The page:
Australia’s rare and precious rainforests, like the iconic Daintree, could have an unexpected aerial ally in the battle against weeds – autonomous helicopters.
Two Project ResQu helicopters developed by CSIRO completed trial flights near Cairns, locating weeds like the dreaded ‘purple plague’, or Miconia calvescens, faster and more reliably than ever.
Developed by robotics researchers at CSIRO, in partnership with Biosecurity Queensland, the unmanned helicopters found weeds using sophisticated imaging technology. The helicopters are safer and a more convenient way of mapping weeds in remote and difficult terrain.
CSIRO Biosecurity Flagship Science Director, Dr Gary Fitt, said access to dense rainforests was difficult for people but all-too-easy for weeds which get carried in by animals or blown in from gardens or farms.
“Miconia is among the worst of a number of weeds that pose a significant threat to Australia’s precious rainforest remnants,” Dr Fitt said.
“Unless detected and eradicated early, they can cause irreversible damage to our native plant and animal populations.
“In the biosecurity space effective surveillance is critical – we need to be able to detect incursions quickly and accurately. Technologies like the autonomous helicopter or other autonomous platforms provide us with another tool in the fight against these biological invasions.”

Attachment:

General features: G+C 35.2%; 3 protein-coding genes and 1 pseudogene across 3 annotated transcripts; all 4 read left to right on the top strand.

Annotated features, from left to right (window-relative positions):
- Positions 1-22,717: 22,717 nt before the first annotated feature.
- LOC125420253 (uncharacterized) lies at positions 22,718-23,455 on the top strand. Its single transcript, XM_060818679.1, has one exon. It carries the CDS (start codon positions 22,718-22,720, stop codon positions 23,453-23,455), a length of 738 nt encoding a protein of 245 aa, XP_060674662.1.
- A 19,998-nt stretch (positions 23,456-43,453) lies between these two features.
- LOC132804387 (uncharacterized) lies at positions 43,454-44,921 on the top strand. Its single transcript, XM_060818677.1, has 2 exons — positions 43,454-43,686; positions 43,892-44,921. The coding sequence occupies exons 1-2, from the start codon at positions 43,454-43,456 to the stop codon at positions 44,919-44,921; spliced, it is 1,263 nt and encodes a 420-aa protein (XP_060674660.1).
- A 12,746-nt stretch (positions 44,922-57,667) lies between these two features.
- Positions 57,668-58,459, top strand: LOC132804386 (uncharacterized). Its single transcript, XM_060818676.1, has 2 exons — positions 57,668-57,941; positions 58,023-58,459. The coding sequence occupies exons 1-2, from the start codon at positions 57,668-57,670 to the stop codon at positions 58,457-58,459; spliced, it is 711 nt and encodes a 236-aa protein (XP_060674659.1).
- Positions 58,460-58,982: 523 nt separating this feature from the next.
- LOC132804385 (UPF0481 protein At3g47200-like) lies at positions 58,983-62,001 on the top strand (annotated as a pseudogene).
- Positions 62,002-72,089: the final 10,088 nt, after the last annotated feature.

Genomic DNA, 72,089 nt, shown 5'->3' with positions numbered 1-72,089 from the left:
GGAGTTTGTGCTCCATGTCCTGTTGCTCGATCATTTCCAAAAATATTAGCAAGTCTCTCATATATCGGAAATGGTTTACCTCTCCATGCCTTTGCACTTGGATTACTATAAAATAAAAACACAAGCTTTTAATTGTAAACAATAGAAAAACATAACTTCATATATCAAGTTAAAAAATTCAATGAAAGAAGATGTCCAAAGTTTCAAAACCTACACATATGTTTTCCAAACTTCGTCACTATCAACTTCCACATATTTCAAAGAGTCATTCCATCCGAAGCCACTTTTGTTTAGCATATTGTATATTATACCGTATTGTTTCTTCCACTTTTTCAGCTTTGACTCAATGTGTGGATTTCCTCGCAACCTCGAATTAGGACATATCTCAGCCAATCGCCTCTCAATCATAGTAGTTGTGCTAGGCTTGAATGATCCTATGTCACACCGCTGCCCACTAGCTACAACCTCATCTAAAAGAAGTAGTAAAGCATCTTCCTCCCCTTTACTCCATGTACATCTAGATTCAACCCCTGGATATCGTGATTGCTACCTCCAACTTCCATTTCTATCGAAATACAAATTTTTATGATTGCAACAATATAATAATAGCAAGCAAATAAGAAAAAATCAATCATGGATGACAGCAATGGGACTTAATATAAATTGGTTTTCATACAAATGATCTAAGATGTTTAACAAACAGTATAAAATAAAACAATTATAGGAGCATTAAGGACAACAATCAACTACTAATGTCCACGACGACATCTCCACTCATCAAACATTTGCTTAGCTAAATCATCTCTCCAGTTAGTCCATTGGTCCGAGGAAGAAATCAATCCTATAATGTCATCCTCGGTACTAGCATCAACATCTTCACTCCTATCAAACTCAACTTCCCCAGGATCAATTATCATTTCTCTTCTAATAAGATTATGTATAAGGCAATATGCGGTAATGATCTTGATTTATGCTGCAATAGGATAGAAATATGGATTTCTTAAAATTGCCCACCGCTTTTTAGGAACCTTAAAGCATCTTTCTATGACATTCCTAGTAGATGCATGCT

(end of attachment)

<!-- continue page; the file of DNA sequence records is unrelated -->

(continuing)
The unmanned Project ResQu helicopters surveyed rainforests at El Arish, near Cairns and found not only found Miconia but several other weed species. The helicopters can navigate obstacles without human control while recording locations and images for biosecurity staff to scan for evidence of weeds.
According to robotics researcher Dr Torsten Merz the helicopters are small enough to fit in the back of a van, are easy to use and operate under controlled conditions with failsafe mechanisms built-in.
“We built the prototypes over two years and trialled them in difficult conditions,” Dr Merz said.
“They performed better than expected, finding Miconia plants in dense rainforest that hadn’t been spotted before. Once the invasive plant is identified, they are removed from the rainforest.”
Queensland Science Minister Ian Walker said the robotic helicopter played a key role in protecting native flora from weeds and was a good example of using new technology to provide better outcomes.
“They allow the team to review footage when they need to rather than take to the skies and eyeball weeds on the go from full-sized manned helicopters, which can also be expensive and time consuming,” Minister Walker said.
“This not only saves money but also means we can boost our biosecurity by carrying out more effective mapping.”